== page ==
Each field trip route description is accompanied by color shaded-relief map reproductions of each USGS 7.5 minute topographic quadrangle that is traversed.  Each map contains the road route currently being described, plus mile-markers for each route segment that indicate points of interest detailed in the guidebook’s text.  Hiking trail route maps are included, reproducing appropriate quarter sections of each 7.5 minute quadrangle at a larger scale and greater detail.  Figure 2 provides a key to the symbols used on these two types of map.  These maps are located at the end of each field trip’s road log and optional hiking trails sections, respectively.  Route descriptions on federal and state highways, county roads, Forest Service and Bureau of Land Management roads are given in tenths of miles from certain easily located road or trail intersections and from previously described features along the route (hiking trail distances are given in to the nearest hundredth of a mile); road mileage was obtained from standard dashboard odometer, while hiking trail mileage was obtained using a Delorme Earthmate PN-60.  Many sites are described with reference to significant landmarks, geographic features, or milepost markers located at specific intervals along the edge of most roadways.  Route descriptions also use standard compass bearings (such as northeast, southwest) and/or hourly positions on a clock (assuming 12:00 is due north) to indicate where to look for certain geological features.  For example, a description may read “feature located to the east” or “feature located at 3:00”, indicating that the feature at hand can be readily observed from a certain road position when looking in that direction.  Route descriptions also use various abbreviations: BLM = U.S. Bureau of Land Management, FS = U.S. Forest Service, Hwy = highway, Rd = road, and Tr = trail.  In this case, a road intersection might read as “The intersection of FS Rd 14 and county Rd 12A”.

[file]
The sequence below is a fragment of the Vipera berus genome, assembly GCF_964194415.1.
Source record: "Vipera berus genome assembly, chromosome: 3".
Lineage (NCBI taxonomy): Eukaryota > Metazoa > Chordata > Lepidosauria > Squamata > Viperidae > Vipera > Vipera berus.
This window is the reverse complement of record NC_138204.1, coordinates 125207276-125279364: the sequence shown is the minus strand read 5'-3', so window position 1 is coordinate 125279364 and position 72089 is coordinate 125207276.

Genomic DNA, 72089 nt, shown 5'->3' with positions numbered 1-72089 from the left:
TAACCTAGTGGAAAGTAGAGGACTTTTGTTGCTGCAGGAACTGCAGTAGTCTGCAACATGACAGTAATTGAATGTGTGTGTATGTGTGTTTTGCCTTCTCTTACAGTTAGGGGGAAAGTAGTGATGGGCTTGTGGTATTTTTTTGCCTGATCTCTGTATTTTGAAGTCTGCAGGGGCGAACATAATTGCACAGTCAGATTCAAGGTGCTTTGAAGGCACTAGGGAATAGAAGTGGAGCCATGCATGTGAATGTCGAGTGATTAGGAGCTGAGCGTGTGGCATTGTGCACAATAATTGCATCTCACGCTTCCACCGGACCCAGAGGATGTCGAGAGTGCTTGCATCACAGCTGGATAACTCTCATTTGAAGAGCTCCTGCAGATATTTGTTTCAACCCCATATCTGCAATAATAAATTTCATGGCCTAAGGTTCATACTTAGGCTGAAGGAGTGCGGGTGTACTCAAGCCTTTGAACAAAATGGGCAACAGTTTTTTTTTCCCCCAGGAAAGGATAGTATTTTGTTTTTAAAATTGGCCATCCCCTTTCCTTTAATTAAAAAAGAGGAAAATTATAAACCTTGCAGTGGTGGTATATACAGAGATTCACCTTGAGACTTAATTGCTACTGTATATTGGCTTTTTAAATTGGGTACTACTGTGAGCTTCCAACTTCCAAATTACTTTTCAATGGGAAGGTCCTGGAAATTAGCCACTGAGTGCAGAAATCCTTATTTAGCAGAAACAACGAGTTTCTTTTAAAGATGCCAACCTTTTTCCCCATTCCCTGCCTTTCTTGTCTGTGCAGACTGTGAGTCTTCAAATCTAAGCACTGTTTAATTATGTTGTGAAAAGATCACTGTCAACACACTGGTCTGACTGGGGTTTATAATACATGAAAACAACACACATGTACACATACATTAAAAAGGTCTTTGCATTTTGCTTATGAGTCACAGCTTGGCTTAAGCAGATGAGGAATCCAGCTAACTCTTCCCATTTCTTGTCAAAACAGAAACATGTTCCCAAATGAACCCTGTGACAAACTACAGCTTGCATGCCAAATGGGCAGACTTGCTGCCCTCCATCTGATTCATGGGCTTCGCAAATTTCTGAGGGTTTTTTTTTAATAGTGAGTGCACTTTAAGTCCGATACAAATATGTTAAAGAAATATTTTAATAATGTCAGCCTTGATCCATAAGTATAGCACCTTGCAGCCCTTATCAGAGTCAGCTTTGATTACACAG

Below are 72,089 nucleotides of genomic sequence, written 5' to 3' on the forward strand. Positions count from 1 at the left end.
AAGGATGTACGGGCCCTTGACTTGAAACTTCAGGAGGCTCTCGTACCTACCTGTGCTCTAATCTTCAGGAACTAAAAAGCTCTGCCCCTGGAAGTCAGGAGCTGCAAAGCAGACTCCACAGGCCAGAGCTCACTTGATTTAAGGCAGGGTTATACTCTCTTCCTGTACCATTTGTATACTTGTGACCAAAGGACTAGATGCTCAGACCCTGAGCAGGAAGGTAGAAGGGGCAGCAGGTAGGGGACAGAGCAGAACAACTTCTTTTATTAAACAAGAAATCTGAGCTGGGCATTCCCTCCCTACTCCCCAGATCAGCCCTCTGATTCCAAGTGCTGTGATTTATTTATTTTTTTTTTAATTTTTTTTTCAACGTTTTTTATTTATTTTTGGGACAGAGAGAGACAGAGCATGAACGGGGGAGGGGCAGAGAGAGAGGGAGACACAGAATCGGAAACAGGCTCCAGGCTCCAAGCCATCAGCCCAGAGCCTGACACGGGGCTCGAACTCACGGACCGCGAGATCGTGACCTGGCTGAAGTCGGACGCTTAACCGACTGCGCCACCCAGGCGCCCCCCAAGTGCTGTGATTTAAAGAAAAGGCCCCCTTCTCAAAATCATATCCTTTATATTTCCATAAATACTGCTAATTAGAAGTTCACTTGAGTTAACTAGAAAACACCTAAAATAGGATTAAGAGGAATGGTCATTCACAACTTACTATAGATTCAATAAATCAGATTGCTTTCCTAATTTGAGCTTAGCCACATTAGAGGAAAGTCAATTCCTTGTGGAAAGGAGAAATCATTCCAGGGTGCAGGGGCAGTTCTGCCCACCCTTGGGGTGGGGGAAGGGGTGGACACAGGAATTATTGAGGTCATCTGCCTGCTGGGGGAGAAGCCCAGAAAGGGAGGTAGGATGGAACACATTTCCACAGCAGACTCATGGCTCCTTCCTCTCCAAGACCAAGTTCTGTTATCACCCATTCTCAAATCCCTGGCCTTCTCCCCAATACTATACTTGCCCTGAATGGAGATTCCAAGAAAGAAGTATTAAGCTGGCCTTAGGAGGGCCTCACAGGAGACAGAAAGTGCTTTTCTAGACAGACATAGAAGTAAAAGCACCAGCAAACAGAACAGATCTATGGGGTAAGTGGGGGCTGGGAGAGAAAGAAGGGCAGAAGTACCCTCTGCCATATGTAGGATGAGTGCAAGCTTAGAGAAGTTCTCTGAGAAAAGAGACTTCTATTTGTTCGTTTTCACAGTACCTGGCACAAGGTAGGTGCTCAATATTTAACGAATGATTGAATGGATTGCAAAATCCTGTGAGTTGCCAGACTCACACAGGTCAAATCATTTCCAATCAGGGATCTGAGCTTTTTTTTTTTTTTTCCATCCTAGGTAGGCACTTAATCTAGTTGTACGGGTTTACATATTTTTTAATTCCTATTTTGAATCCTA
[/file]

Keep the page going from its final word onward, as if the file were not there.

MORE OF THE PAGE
Figure 1.2

Figure 2.  Symbols used on field trip road and hiking trail route maps described in FIELD GUIDES TO CENTRAL OREGON’S GEOLOGY.